Podcasting is officially a thing again. It came and went and is now back with a bang. As of May 2020, 87% of the Australian population is familiar with podcasts and 17% of them listened to an average of 6 shows in a week.
The growth in popularity is tied to a few things.
The first is the power and ubiquity of our phones. Our new best friend wakes us in the morning and tucks us into bed at night. Our phones overflow with any number of podcasts that meet our unique and individual needs. Podcasts are easily retrieved and entertain and inform us as we commute, walk, run, garden, clean and cook our way through life.
The second is the ability to create podcasts.
Technology has democratised the factors of media production and distribution. Every brand, not for profit, think tank and government department is now a media company. Podcasting technology is simple. All it takes is a microphone, software, finding a home on one of the many global distribution platforms and some broadcasting knowledge.
Mix in a little enthusiasm and subject matter expertise of interest to a particular audience and you are on your way to making new friends.
For the government, podcasts are a great way of building relationships with citizens.
Most government communication is narrow. Of course, there is the general whole of population campaigns such as public health but in the main, government communicators are looking to build and sustain respectful relationships over time with audiences who have narrow interests and specific needs.
There is also something powerful about turning up in people’s brains via the ears. It creates an intimacy that builds relationships and trust.
So, if any or all of that excites you, here are 9 essential steps to getting started.
You have to have an idea that will attract an audience. The narrower the topic, the more likelihood of success. For example, contentgroup’s podcast Work With Purpose has been a smash hit. We guessed there would be interest in the APS and the wider public about the senior leaders who were implementing the government’s Covid 19 response, and we were right. Each week the show is attracting an audience numbering in the thousands and delivering an important platform for public understanding. It’s not for everyone, but it has met the need of a specific audience.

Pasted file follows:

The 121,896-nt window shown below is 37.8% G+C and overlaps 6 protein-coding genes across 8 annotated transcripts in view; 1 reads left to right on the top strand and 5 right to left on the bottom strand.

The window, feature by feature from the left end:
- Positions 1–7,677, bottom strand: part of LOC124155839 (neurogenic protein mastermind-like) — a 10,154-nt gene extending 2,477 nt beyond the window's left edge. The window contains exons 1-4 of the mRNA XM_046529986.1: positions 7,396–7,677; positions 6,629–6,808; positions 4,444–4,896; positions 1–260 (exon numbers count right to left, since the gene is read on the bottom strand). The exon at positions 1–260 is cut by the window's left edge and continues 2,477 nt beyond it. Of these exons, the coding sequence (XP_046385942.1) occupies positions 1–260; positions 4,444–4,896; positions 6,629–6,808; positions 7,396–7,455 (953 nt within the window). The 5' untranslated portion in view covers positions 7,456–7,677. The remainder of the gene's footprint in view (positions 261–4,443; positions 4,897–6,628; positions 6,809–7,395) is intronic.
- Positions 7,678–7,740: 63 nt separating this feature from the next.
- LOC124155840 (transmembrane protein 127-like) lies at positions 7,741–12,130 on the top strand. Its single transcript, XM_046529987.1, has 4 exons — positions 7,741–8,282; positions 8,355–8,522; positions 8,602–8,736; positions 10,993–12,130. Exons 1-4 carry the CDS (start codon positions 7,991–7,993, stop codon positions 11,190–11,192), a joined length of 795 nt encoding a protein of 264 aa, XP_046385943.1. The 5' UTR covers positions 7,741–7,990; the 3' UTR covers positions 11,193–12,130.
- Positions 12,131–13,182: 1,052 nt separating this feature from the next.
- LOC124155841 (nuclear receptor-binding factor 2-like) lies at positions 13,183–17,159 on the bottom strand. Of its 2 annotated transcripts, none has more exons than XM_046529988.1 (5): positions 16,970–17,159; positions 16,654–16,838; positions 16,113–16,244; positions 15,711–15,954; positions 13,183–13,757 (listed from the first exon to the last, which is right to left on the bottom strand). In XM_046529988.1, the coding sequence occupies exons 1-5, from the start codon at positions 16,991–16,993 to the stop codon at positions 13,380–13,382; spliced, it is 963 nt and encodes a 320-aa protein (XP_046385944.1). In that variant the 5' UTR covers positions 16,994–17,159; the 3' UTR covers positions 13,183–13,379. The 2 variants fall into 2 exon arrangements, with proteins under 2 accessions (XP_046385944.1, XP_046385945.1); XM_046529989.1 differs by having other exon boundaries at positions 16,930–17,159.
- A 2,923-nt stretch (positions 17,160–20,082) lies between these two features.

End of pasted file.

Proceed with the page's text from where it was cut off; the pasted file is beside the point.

2 – Goal
To develop the idea write a one-pager that makes it clear to you, your teammates, guests, and the audience about the value your podcast is going to create and for who. Writing it down helps you to clarify your thinking and helps avoid wasting time if you are not ultimately convinced. Remember, the golden rule here is to make your goal clear, concise, and clever.
3 – Structure
So if have convinced yourself that it’s a goer, before you hit the record button, spend the time to structure and format your conversations. Think about your target audience, what content they most likely listen to, and other podcasts you listen to structure their content, and most importantly think about what you like in a podcast. News or business updates can be short and to the point, while longer formats suit deep dives into niche topics. Our personal favourite podcast, 99% invisible, uses the following structure:
- Introduction of key points and contextualization of the content
- Current affair style investigation where different viewpoints are explored
- The host is then joined by a specialist to discuss
- Conclusion of the ideas and takeaways for the listener
4 – Branding and Graphic Design
People won’t just find the podcast so you have to give it a visual identity. Your branding and graphic design inform the way listeners first interact with your podcast. People always judge a book by its cover. The design will play a role in helping people stop before they hit play. A cohesive design will create trust and authority between you and your audience. Here is a great guide that dives deeper into how to brand your podcast. Key branding and graphic design deliverables you will need are:
- Episode tiles
- Social media tiles